(CNN) - Updated - Even as Democrats increase their control of the Senate, their eyes are on four crucial Senate races in their increasingly uphill battle to reach a filibuster-proof Senate majority of 60 seats. At this point, the Democrats must win seats in Alaska - where Republican Ted Stevens is running for re-election after being convicted on seven federal corruption charges last month - Georgia, Minnesota and Oregon to get to that crucial number. Georgia requires the winner to get 51 percent of the vote or there will be a runoff.
At this point, the Democrats have increased their majority to at least 56 seats by picking up five seats in Tuesday's elections. In a hotly contested fight in North Carolina, Democrat Kay Hagan, a state senator, ousted Republican Sen. Elizabeth Dole, a Cabinet secretary in the Reagan administration. Rep. Mark Udall captured a seat held by retiring Republican Sen. Wayne Allard of Colorado. In New Hampshire, former Gov. Jeanne Shaheen defeated incumbent Sen. John Sununu. That was a rematch of the 2002 race, when Sununu defeated Shaheen.
In New Mexico, Rep. Tom Udall won the seat being vacated by retiring Sen. Pete Domenici, a Republican. The projected winner of Virginia's open Senate seat, Democratic former Gov. Mark Warner, will fill the seat of retiring Sen. John Warner, a Republican. The two Warners are not related.
According to CNN's projections, 12 Democrats have kept their seats. They are Sen. Mark Pryor of Arkansas, vice presidential candidate Sen. Joe Biden of Delaware, Sen. Dick Durbin of Illinois, Sen. Tom Harkin of Iowa, Sen. Mary Landrieu of Louisiana - who faced a tough re-election bid - Sen. John Kerry of Massachusetts, Sen. Carl Levin of Michigan, Sen. Max Baucus of Montana, Sen. Frank Lautenberg of New Jersey, Sen. Jack Reed of Rhode Island, Sen. Tim Johnson of South Dakota and Sen. Jay Rockefeller of West Virginia. Delaware's Democratic governor will appoint a replacement for Biden, who was elected vice president.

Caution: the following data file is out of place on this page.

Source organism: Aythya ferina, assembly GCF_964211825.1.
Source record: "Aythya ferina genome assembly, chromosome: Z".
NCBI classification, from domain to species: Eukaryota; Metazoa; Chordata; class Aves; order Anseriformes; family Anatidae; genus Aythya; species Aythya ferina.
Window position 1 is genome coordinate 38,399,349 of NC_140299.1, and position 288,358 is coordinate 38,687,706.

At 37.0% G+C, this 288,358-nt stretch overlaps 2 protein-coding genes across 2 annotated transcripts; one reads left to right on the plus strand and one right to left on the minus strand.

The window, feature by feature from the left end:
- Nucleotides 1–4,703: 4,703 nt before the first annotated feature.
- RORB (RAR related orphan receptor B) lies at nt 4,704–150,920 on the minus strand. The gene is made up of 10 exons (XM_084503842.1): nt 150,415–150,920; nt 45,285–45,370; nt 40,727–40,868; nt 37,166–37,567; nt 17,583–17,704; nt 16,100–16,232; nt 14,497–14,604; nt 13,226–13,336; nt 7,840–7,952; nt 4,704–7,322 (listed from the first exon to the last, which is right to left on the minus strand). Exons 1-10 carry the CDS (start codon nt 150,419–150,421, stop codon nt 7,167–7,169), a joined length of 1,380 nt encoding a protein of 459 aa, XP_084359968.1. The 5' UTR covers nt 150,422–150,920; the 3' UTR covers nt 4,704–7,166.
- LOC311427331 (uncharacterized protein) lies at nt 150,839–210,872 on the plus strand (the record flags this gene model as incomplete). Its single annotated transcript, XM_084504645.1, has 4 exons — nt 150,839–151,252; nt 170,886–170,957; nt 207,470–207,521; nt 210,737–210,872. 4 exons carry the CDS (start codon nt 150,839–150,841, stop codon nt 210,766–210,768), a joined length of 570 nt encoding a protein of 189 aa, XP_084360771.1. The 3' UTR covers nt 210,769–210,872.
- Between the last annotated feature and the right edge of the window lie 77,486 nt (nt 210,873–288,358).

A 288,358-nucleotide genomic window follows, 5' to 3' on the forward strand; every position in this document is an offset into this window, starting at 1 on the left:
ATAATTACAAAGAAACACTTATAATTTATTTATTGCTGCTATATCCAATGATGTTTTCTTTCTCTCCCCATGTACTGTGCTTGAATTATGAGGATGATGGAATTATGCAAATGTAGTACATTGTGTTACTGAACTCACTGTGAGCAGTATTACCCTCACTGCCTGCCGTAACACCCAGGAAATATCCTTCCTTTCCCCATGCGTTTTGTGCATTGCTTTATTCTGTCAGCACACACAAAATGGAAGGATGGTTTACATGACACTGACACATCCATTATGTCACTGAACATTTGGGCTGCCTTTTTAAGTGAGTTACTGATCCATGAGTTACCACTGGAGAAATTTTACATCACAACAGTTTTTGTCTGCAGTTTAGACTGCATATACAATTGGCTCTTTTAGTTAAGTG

Republicans have retained 14 seats, and Democratic hopes to reach the crucial 60 seats first faced a setback when Senate Minority Leader Mitch McConnell of Kentucky won re-election to a fifth term after a fierce challenge. His spokesman said he plans to seek another term as the Republican leader.
The other Republicans returning to the Senate are Sen. Jeff Sessions of Alabama, Sen. Pat Roberts of Kansas, Sen. Susan Collins of Maine, Sen. Thad Cochran of Mississippi, Sen. Roger Wicker of Mississippi, Sen. James Inhofe of Oklahoma, Sen. Lindsey Graham of South Carolina - John McCain's chief ally in the Senate - Sen. Lamar Alexander of Tennessee, Sen. John Cornyn of Texas, Sen. John Barrasso of Wyoming and Sen. Mike Enzi of Wyoming.
Idaho's open Senate seat will remain Republican with the election of Lt. Gov. Jim Risch to replace retiring Sen. Larry Craig, who was arrested last year in a police sting operation in an airport bathroom. Nebraska's open Senate seat will remain in Republican hands with the election of former Gov. Mike Johanns to fill the seat being vacated by retiring Sen. Chuck Hagel.
While Barack Obama's Senate seat from Illinois wasn't up for re-election, under state law the governor, who's currently a Democrat, will appoint a replacement to fill the vacancy left by the president-elect.